The Sacred Zoroastrian Towers of Silence in Yazd, Iran

The Sacred Zoroastrian Towers of Silence in Yazd, Iran

Also referred to as ‘Dakhmeh Zartoshiyun’ in Persian, the Zoroastrian Towers of Silence reveal an ancient secret ritual ground in Yazd, Iran, previously only accessible by less than a handful of people.

Placed high up on a mountainous hilltop, the Towers of Silence were a place where a rare form of ancient funeral ceremony. Some people refer to it as the ‘sky burial’ ritual.

Although it is rarely practiced today, for reasons stated below, prior to the advent of Islam, this Zoroastrian ritual was practiced by the majority of Persian people. Come along with goingIRAN to learn and discover more about this mysterious ritual of ancient Persian culture!

The Sacred Zoroastrian Towers of Silence
The Sacred Zoroastrian Towers of Silence
there ancient Zoroastrian Towers of Silence
there ancient Zoroastrian Towers of Silence

Dakhma’s Towering History

The first writing on the Zoroastrian ritual of open exposure of the dead dates to 440 BCE in the ancient Greek ‘Histories of Herodotus’. However, the use of such towers for this purpose haven’t been documented until 9th century BCE.

With the passing of time, modernization and the expansion of the city, the use of the dakhma has been forbidden by the government since 1965. Do to modern circumstances, this kind of practice cannot be maintained in a sanitary fashion anymore. And so, just as the ritual, the vultures have also migrated out of this area.

There are two towers topping-off the peaks of the two mountain ridges sticking out of the flat desert. The older one is called Mankji Hatria (Indian Zoroastrian origins) and the newer, Golestan.

Makanji is said to date back to the Safavid Era, while Golestan is said to belong to the more recent Qajar Era.


Sacred Rites of the Persian Zoroastrian Culture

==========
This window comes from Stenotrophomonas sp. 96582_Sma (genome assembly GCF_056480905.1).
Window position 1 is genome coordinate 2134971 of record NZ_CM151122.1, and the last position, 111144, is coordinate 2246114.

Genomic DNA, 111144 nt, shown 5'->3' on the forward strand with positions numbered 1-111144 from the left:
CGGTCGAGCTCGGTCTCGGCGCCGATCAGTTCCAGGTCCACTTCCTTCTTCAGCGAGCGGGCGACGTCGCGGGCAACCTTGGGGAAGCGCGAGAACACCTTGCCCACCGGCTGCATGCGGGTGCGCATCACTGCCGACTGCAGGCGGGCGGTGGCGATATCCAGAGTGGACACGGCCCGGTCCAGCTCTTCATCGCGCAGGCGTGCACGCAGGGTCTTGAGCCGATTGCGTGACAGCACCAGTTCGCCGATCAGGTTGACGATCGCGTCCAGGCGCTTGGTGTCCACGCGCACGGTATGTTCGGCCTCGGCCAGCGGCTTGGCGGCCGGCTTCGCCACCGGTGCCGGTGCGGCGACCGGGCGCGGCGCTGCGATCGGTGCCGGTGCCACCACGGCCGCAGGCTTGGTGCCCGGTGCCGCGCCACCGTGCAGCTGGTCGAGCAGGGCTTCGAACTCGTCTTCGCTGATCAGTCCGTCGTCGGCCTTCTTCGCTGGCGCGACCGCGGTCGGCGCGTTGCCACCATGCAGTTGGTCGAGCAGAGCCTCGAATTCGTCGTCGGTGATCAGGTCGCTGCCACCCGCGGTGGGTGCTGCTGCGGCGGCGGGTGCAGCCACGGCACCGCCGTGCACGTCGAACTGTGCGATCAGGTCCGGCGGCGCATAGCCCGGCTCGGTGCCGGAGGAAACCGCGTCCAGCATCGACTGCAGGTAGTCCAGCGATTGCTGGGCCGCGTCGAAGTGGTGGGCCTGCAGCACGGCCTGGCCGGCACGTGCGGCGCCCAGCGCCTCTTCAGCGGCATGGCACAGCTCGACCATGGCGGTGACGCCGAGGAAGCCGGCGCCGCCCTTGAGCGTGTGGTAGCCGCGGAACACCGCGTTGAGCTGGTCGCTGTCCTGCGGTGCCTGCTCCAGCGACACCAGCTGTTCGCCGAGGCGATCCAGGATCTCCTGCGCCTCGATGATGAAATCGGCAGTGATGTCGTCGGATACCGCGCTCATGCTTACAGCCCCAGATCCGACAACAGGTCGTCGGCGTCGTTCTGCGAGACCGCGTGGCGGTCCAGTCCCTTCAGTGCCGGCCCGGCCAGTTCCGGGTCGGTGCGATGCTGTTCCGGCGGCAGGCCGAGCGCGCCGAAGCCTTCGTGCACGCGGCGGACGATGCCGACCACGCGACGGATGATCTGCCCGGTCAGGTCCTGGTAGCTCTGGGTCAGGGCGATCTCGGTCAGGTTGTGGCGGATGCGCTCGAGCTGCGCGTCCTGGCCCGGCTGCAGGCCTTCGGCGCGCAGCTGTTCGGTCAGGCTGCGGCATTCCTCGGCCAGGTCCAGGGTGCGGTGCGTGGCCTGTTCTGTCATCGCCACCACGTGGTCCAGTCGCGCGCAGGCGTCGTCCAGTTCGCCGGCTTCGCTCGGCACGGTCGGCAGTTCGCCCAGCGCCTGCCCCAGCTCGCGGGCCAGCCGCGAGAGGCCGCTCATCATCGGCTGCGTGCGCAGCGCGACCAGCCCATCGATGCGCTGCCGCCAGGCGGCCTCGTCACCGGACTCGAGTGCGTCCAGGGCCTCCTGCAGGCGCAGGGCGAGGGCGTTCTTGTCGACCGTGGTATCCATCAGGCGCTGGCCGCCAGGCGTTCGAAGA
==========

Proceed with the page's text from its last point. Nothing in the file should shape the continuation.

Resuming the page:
As hinted before, the function of these towers of silence were for excarnation. This is the process of the de-fleshing of a corpse by scavenger birds, such as vultures. Similarly, this form of funeral process is also seen in Tibetan and Comanche cultures.

Through the effects of modern cultural conditioning, disposing of a corpse in open air may seem a bit counterintuitive to some.

However, the Zoroastrians saw it from a different perspective. Recognizing the earth and fire to be sacred, they did not wish to pollute either of them. This way the birds would be fed, the earth would stay clean and the fire would remain pure.

Considering the direction of winds, the tower walls stand six-meters-high and are made from adobe bricks and mortar covered in a layer of mud.

the ancient Zoroastrians is now available to public eyes
the ancient Zoroastrians is now available to public eyes

The location of the Zoroastrian Towers of Silence have been carefully selected and designed. Much consideration has been given to prevent any contamination being carried to the city in the wind.

The bigger Golestan Dakhma has a diameter of 25 meters, while the Mankj has only 15 meters. The Tower of Silence has three main sections: men, women, and children. The bodies of the dead would be laid out in their respective section accordingly while the Avesta was read by the ritual performers.

Aside from the round towers, there are also several other brick-buildings on this site; used for the ceremonial preparation of the bodies.

Only the salar and komak-salar, the people in charge of performing the ritual, were allowed in the dakhma. Relatives of the deceased were never allowed to enter beyond the entranceway.

The corpses were laid out in the sun, where the birds had ample time to swoop down and have their feast. After the vultures and buzzards ate the flesh, the bones would be placed in the ostodan (the center-pit or ossuary) every two months. A type of acid (usually lime) would then be poured over the bones to speed up the disintegration process.

During your visit to Dakhmeh Zartoshtiyun, if you’re lucky, you’ll run into an old man… Whom of which, is the last remaining transporter of bodies to the towers of silence, still hanging around the entrance of tower! Once upon a time, it was this very man who carried the heavy corpses up the steep hill to their final moments of bodily existence.


How to Get Zoroastrian Towers of Silence, Alive

The Zoroastrian Towers of Silence are located 15 kilometers south of the city of Yazd near the Safaieh neighborhood. Of the two dakhmas, Golestan is still open, but Mankji has been closed to public viewing. Tourists and visitors can expect to pay an entrance fee of 80,000 IRR for viewing this site.

The hours of visitation are 7am – 2pm in the winter and 8am-12pm in the summer. Not such a bad idea to visit such a place early in the morning to make one appreciate our short, but very sweet stay on Earth!

Travelers can reach the Zoroastrian Towers of Silence via taxi from central Yazd. Come prepared as it’s a 45 minute hike to the top of the mountain.


City/Town: Yazd
Street Address: Zoroastrians Dakhmeh, Isar Sq., South of the city of Yazd
Operating days: Every day
Operating Hours: 7am – 2pm in the winter and 8am-12pm in the summer
Typical Price: 80.000 Rls.

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